Breeding takes place in the summer rainy season. It often occurs in very moist places such as drainage systems, water tanks, or grassy semi-permenant water systems (Badger 1995). The female expels her eggs with such a force that they go through the deposited sperm cloud and stop up to half a meter away. The female's clutch of eggs can contain from 150 to 300 eggs. Once fertilized, they sink to the bottom of whatever water system they are in. The eggs range in size from 1.1mm to 1.4mm in diameter. During the mating season, males grow a black pad on their thumb to help in gripping the females during amplexus, which can last for days while the female lays her eggs (Walls 1995). The eggs take about one to three days to hatch (Badger 1995), and metamorphosis can occur in two to three weeks under good conditions. Young frogs mature in about two years.


These frogs are very tame in nature and are have little fear of humans. They are can be active in day or night (Duellman 1986). The male Litoria caerulea calls year round from high positions in the trees, but at night he comes down to call from slightly elevated larger rocks. During the dry season they cover themselves in a cocoon of sloughed epidermis and mucus and burrow to keep moist. During the summer rainy months they feast for a few days then start to breed. When threatened they emit an ear piercing distress call (Duellman 1986).

Food Habits

Reports on the food habits of this species in the wild are rare, but they are largely insectivorous, and eat moths, locusts, roaches and other insects.

Economic Importance for Humans: Positive

Scientists have discovered that skin secretions from this animal can destroy the staph bacterium that is responsible for the cold sore absesses involved in Herpes Simplex infections. The same secretions have been also known to lower the blood pressure in humans (Badger 1995). These frogs are commonly bred for the pet trade. These hardy frogs have an average life span of 16 years (Duellman 1986), but one is recorded to have lived 21 years. They are said to be good pets for children, as they are hardy and easily maintained (Walls 1995).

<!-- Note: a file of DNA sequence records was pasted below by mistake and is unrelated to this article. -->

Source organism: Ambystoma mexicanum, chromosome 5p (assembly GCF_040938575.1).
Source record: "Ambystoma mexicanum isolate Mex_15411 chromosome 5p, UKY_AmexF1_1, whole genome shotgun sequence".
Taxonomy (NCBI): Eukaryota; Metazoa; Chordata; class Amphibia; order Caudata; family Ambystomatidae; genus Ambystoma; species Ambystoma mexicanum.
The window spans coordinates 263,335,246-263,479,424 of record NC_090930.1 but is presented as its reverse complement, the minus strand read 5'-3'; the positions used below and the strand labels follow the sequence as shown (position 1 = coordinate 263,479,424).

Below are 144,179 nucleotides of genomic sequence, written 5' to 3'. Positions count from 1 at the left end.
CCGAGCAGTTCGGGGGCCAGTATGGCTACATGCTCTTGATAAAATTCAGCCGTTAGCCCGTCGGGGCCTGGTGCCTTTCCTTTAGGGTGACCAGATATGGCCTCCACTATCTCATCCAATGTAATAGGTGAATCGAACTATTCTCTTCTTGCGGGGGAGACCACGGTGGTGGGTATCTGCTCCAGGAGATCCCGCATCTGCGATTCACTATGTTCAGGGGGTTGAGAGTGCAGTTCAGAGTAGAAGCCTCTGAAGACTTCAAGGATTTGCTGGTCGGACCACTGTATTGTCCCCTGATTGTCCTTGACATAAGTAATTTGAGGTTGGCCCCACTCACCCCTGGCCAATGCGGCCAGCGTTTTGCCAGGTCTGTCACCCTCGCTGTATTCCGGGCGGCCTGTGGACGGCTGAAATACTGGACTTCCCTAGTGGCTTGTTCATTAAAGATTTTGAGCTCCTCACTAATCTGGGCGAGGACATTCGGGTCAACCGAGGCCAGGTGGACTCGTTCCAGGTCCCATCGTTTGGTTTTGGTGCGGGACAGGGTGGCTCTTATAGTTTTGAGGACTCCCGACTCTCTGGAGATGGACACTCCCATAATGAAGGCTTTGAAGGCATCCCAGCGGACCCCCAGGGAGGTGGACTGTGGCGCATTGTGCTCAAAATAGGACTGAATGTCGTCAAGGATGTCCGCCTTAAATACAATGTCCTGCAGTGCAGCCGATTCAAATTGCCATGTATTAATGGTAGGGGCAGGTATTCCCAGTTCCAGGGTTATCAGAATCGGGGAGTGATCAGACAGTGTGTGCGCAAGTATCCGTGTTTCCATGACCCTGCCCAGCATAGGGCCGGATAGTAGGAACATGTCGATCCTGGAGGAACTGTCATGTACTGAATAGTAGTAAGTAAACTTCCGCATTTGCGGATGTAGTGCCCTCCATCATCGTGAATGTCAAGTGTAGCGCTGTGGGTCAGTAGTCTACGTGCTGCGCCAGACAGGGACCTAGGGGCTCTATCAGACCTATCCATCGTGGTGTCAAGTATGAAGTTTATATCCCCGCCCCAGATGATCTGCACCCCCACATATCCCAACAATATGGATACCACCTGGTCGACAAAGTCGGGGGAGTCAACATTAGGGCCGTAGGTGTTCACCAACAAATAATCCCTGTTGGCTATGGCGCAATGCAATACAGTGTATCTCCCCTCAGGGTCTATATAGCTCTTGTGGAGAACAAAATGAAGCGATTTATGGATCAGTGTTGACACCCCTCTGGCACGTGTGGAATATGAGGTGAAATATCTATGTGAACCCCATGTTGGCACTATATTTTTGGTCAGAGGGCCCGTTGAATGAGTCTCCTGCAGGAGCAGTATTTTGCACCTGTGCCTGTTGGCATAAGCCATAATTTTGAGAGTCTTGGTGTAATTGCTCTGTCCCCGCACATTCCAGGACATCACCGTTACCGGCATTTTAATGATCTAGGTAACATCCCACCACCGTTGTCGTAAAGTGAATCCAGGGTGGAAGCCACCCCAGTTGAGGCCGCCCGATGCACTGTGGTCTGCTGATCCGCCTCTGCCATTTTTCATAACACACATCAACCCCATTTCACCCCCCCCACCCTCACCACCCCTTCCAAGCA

Conservation Status

Reportedly this species is still common in parts of its natural range.

Other Comments

The scientific name "Caerulea" means blue in Latin. This is interesting because they are not usually seen as blue, but as a bright green color instead. However, their skin is actually a mixture of blue and green pigments with a yellow layer over top of it. When the yellow layer eventually wears off the frog appears blue (Walls 1995).

Some authorities place this species into the genus Pelodryas

[See Savage, Proc. Biol. Soc. of Washington, 99(1):42-45].


Tami Bruin (author), Michigan State University: May, 2000.
James Harding (editor), Michigan State University: May, 2000.


Badger, D. 1995. Frogs. Stillwater, MN: Voyageur Press, Inc..

Cogger, H. 1983. Reptiles and Amphibians of Australia. Sanibel, Florida: Ralph Curtis Books.

Duellman, W., L. Trueb. 1986. Biology of Amphibians. Baltimore, Maryland: McGraw-Hill Publishing Company.

Mattison, C. 1987. Frogs and Toads of the World. New York, NY: Facts on File Inc..

Walls, J. 1995. Fantastic Frogs. New Jersey.: T.F.H. Publications, Inc..

2005/06/04 03:00:18.699 GMT-4

To cite this page: Bruin, T. 2000. "Litoria caerulea" (On-line), Animal Diversity Web. Accessed June 11, 2005 at

Disclaimer: The Animal Diversity Web is an educational resource written largely by and for college students. ADW doesn't cover all species in the world, nor does it include all the latest scientific information about organisms we describe. Though we edit our accounts for accuracy, we cannot guarantee all information in those accounts. While ADW staff and contributors provide references to books and websites that we believe are reputable, we cannot necessarily endorse the contents of references beyond our control.